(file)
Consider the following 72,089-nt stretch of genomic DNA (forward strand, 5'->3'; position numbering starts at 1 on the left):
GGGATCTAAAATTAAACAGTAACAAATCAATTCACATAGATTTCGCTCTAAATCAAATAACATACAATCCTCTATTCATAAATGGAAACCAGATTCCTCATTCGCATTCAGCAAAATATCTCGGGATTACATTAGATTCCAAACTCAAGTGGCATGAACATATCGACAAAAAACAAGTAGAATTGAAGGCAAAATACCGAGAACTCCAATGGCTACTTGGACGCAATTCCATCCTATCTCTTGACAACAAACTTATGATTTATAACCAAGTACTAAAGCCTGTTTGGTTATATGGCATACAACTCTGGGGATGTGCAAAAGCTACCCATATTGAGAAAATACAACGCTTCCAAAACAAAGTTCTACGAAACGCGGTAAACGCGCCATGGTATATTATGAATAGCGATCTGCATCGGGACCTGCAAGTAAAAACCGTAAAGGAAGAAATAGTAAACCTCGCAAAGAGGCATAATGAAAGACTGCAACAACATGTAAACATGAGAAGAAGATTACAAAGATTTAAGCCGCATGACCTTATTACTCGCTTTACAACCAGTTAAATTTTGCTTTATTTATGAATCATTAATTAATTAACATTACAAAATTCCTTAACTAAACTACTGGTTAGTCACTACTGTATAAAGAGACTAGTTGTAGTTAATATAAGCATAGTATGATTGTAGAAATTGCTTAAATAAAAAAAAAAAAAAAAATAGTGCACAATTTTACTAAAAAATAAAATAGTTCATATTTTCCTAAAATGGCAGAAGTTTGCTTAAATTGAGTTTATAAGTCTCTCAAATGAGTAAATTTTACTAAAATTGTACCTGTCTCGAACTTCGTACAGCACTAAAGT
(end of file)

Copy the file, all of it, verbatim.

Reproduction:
Consider the following 72,089-nt stretch of genomic DNA (forward strand, 5'->3'; position numbering starts at 1 on the left):
GGGATCTAAAATTAAACAGTAACAAATCAATTCACATAGATTTCGCTCTAAATCAAATAACATACAATCCTCTATTCATAAATGGAAACCAGATTCCTCATTCGCATTCAGCAAAATATCTCGGGATTACATTAGATTCCAAACTCAAGTGGCATGAACATATCGACAAAAAACAAGTAGAATTGAAGGCAAAATACCGAGAACTCCAATGGCTACTTGGACGCAATTCCATCCTATCTCTTGACAACAAACTTATGATTTATAACCAAGTACTAAAGCCTGTTTGGTTATATGGCATACAACTCTGGGGATGTGCAAAAGCTACCCATATTGAGAAAATACAACGCTTCCAAAACAAAGTTCTACGAAACGCGGTAAACGCGCCATGGTATATTATGAATAGCGATCTGCATCGGGACCTGCAAGTAAAAACCGTAAAGGAAGAAATAGTAAACCTCGCAAAGAGGCATAATGAAAGACTGCAACAACATGTAAACATGAGAAGAAGATTACAAAGATTTAAGCCGCATGACCTTATTACTCGCTTTACAACCAGTTAAATTTTGCTTTATTTATGAATCATTAATTAATTAACATTACAAAATTCCTTAACTAAACTACTGGTTAGTCACTACTGTATAAAGAGACTAGTTGTAGTTAATATAAGCATAGTATGATTGTAGAAATTGCTTAAATAAAAAAAAAAAAAAAAATAGTGCACAATTTTACTAAAAAATAAAATAGTTCATATTTTCCTAAAATGGCAGAAGTTTGCTTAAATTGAGTTTATAAGTCTCTCAAATGAGTAAATTTTACTAAAATTGTACCTGTCTCGAACTTCGTACAGCACTAAAGT